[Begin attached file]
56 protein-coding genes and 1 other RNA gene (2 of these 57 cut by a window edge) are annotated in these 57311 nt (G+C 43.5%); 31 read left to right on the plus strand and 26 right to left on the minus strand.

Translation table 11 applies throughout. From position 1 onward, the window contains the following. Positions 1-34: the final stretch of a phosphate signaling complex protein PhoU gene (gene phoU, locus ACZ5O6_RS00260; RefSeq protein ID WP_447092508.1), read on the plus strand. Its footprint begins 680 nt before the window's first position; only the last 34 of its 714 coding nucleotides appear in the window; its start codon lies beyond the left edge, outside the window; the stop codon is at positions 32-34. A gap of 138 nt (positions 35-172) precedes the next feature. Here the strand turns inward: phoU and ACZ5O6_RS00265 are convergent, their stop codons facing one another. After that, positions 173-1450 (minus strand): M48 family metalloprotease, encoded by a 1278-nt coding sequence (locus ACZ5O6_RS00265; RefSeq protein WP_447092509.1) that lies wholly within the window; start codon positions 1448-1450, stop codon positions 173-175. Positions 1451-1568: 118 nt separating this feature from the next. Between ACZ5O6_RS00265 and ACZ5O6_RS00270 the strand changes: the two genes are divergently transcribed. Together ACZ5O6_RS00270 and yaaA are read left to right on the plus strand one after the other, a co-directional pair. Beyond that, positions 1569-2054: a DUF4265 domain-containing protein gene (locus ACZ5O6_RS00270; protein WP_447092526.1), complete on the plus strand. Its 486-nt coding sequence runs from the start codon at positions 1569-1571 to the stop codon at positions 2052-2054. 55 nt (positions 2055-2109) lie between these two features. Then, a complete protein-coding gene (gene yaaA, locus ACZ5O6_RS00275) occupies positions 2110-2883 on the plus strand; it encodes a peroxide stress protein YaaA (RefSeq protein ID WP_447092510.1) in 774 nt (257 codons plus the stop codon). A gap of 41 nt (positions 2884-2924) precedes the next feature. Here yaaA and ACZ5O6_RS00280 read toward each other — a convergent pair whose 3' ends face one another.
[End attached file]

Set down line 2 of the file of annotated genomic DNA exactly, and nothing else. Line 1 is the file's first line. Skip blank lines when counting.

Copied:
Translation table 11 applies throughout. From position 1 onward, the window contains the following. Positions 1-34: the final stretch of a phosphate signaling complex protein PhoU gene (gene phoU, locus ACZ5O6_RS00260; RefSeq protein ID WP_447092508.1), read on the plus strand. Its footprint begins 680 nt before the window's first position; only the last 34 of its 714 coding nucleotides appear in the window; its start codon lies beyond the left edge, outside the window; the stop codon is at positions 32-34. A gap of 138 nt (positions 35-172) precedes the next feature. Here the strand turns inward: phoU and ACZ5O6_RS00265 are convergent, their stop codons facing one another. After that, positions 173-1450 (minus strand): M48 family metalloprotease, encoded by a 1278-nt coding sequence (locus ACZ5O6_RS00265; RefSeq protein WP_447092509.1) that lies wholly within the window; start codon positions 1448-1450, stop codon positions 173-175. Positions 1451-1568: 118 nt separating this feature from the next. Between ACZ5O6_RS00265 and ACZ5O6_RS00270 the strand changes: the two genes are divergently transcribed. Together ACZ5O6_RS00270 and yaaA are read left to right on the plus strand one after the other, a co-directional pair. Beyond that, positions 1569-2054: a DUF4265 domain-containing protein gene (locus ACZ5O6_RS00270; protein WP_447092526.1), complete on the plus strand. Its 486-nt coding sequence runs from the start codon at positions 1569-1571 to the stop codon at positions 2052-2054. 55 nt (positions 2055-2109) lie between these two features. Then, a complete protein-coding gene (gene yaaA, locus ACZ5O6_RS00275) occupies positions 2110-2883 on the plus strand; it encodes a peroxide stress protein YaaA (RefSeq protein ID WP_447092510.1) in 774 nt (257 codons plus the stop codon). A gap of 41 nt (positions 2884-2924) precedes the next feature. Here yaaA and ACZ5O6_RS00280 read toward each other — a convergent pair whose 3' ends face one another.